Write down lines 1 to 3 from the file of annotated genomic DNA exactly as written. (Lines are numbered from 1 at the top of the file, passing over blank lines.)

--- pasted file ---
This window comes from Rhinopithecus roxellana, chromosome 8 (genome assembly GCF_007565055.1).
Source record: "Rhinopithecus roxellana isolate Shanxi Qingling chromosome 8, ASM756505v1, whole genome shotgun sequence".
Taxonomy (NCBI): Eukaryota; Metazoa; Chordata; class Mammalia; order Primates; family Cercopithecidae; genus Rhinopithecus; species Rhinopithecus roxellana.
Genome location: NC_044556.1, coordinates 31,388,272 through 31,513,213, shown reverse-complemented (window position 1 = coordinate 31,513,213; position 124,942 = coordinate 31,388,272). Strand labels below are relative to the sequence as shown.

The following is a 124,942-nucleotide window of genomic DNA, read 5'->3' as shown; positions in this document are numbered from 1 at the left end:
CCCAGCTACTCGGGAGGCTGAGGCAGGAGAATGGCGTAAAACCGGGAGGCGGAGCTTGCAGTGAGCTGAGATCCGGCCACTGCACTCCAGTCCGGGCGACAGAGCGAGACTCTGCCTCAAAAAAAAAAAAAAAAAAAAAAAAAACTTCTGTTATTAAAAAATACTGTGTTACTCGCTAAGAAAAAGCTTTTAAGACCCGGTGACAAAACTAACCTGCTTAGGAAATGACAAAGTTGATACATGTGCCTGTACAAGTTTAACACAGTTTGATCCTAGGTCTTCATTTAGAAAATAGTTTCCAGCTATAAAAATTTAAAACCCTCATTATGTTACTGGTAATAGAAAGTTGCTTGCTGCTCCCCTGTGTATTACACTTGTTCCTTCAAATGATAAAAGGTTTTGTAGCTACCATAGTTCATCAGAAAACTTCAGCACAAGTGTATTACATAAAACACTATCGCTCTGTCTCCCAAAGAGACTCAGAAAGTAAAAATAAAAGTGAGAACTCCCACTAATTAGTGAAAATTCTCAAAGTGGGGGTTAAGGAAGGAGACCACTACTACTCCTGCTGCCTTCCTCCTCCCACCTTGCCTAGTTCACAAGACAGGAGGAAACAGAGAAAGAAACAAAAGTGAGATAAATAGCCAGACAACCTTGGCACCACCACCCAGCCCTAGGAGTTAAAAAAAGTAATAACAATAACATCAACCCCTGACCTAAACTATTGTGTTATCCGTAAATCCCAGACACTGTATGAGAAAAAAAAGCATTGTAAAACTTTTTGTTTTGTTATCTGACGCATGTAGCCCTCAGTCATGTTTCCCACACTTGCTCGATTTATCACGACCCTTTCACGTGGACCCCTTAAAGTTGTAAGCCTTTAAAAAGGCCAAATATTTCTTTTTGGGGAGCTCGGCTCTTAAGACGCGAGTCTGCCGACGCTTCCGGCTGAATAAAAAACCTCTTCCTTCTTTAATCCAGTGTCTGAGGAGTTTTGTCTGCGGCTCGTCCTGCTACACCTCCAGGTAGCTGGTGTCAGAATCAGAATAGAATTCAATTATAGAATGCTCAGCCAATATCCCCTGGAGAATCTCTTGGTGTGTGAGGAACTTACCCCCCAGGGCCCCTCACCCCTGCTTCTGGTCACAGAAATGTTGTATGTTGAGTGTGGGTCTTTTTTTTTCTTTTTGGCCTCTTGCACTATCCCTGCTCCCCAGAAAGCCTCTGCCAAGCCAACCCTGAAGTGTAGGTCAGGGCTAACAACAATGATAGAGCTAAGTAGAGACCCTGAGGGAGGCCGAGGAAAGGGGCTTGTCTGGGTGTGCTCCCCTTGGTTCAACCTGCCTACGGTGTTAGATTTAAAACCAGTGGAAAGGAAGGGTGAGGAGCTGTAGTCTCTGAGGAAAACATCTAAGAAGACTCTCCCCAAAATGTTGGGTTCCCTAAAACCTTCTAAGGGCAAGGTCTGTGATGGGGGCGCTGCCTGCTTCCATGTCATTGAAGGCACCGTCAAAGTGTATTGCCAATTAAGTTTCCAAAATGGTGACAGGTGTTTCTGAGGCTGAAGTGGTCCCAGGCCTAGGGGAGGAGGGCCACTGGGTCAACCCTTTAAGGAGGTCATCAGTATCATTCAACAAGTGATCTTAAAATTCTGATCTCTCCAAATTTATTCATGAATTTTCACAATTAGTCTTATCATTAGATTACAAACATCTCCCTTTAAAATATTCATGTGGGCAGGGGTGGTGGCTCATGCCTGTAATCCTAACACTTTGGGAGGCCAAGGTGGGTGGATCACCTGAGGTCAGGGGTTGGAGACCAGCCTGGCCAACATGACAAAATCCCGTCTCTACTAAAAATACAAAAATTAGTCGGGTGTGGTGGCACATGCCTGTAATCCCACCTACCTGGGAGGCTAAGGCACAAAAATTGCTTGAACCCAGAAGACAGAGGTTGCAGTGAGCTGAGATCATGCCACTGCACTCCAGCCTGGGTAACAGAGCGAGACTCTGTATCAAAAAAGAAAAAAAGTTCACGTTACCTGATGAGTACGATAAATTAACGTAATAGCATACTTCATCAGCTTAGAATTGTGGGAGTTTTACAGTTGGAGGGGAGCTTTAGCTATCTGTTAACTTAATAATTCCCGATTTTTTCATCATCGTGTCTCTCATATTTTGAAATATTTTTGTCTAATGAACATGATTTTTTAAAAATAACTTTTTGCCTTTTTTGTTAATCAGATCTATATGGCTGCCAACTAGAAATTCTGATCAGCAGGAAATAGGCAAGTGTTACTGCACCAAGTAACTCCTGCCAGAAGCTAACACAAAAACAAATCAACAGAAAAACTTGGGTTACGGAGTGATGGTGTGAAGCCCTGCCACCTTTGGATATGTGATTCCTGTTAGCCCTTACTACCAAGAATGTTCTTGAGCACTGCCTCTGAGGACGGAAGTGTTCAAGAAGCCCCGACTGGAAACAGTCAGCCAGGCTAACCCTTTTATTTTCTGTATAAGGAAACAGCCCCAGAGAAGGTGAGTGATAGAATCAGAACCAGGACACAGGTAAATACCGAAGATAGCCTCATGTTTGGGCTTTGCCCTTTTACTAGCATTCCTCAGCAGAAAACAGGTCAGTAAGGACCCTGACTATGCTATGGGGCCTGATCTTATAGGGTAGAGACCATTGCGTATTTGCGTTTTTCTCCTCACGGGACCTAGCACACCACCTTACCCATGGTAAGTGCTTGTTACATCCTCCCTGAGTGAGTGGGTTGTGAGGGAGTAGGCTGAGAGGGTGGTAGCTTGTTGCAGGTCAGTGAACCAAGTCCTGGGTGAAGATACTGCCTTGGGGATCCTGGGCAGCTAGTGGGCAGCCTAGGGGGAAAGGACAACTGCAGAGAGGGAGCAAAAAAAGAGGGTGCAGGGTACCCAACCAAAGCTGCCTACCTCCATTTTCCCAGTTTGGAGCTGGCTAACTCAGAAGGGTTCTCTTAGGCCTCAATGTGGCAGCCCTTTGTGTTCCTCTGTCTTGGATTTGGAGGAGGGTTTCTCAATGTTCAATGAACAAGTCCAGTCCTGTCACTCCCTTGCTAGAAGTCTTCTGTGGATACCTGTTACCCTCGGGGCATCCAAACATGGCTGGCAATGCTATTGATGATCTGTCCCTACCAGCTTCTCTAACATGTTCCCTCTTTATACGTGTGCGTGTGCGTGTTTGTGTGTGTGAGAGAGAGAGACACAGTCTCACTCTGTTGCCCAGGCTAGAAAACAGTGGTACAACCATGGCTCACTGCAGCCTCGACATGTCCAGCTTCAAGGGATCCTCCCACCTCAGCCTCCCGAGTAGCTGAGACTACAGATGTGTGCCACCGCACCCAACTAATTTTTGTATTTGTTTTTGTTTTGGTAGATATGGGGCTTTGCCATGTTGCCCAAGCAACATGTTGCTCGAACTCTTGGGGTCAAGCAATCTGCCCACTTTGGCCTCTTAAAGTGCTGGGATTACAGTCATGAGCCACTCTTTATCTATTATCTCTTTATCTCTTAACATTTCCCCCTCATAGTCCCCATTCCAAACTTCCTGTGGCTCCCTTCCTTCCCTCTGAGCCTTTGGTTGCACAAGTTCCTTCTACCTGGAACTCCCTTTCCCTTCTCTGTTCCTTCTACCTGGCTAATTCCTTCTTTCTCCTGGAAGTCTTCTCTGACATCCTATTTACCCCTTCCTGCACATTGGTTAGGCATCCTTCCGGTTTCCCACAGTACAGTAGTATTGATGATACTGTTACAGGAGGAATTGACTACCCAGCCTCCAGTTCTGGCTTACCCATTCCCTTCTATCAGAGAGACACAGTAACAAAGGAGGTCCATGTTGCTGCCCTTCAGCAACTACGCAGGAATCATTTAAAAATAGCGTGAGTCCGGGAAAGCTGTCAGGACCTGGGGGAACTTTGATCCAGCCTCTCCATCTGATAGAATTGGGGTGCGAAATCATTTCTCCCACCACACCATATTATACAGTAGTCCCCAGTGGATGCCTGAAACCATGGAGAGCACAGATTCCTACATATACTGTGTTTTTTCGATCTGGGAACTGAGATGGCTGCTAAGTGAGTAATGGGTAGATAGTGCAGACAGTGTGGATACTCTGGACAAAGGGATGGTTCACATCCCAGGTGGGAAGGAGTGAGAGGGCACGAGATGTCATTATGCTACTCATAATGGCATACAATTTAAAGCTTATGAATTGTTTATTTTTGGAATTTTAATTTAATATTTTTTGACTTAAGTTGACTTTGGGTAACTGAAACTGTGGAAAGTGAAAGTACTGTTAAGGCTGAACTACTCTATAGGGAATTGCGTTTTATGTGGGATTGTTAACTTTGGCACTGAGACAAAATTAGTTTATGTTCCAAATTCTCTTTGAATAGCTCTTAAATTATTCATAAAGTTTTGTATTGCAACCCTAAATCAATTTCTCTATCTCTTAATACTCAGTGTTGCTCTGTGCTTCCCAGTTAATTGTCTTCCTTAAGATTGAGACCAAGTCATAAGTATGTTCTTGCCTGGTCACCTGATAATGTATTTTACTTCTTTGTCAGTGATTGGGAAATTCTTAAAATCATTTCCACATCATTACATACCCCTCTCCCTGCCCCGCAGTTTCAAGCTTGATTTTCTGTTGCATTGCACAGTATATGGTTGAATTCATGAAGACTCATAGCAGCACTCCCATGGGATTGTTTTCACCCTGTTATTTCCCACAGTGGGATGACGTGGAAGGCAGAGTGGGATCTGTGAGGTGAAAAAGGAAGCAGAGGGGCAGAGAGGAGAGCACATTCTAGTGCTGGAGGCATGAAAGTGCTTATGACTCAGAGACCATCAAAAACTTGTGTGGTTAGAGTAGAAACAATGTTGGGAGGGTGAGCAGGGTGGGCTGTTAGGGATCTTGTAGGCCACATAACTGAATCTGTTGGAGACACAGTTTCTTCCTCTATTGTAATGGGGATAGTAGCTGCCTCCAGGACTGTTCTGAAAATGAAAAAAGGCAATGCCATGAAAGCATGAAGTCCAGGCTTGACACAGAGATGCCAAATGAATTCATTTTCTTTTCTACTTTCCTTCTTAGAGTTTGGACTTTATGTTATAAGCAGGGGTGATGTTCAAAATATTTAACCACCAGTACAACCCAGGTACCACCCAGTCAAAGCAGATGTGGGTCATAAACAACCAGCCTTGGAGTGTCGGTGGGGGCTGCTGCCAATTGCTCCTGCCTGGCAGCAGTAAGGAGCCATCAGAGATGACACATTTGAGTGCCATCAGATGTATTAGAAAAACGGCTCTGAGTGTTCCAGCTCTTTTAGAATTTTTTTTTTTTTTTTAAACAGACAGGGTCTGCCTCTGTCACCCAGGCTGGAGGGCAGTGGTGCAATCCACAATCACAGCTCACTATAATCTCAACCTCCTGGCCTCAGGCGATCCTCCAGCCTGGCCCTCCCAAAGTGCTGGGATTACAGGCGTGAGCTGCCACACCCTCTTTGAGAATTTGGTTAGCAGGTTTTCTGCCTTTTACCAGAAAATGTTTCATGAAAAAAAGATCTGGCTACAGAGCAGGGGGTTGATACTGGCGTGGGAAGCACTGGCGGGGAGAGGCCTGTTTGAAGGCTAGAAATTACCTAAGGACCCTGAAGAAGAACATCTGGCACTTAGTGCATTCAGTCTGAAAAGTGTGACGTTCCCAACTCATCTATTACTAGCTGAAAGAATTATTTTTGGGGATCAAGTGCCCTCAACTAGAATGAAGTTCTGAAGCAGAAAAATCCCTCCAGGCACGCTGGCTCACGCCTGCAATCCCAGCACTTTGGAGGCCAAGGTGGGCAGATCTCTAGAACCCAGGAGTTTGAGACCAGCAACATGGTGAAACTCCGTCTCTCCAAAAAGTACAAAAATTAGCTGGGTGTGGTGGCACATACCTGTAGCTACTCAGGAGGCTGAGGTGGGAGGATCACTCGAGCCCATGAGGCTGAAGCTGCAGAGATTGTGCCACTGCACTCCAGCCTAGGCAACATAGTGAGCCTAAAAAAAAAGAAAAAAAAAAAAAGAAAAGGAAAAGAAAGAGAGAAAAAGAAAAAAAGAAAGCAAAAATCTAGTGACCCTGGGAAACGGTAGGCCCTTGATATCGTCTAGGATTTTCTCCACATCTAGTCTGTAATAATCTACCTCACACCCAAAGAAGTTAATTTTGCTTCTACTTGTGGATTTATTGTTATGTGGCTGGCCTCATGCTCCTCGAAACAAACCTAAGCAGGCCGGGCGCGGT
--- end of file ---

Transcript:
This window comes from Rhinopithecus roxellana, chromosome 8 (genome assembly GCF_007565055.1).
Source record: "Rhinopithecus roxellana isolate Shanxi Qingling chromosome 8, ASM756505v1, whole genome shotgun sequence".
Taxonomy (NCBI): Eukaryota; Metazoa; Chordata; class Mammalia; order Primates; family Cercopithecidae; genus Rhinopithecus; species Rhinopithecus roxellana.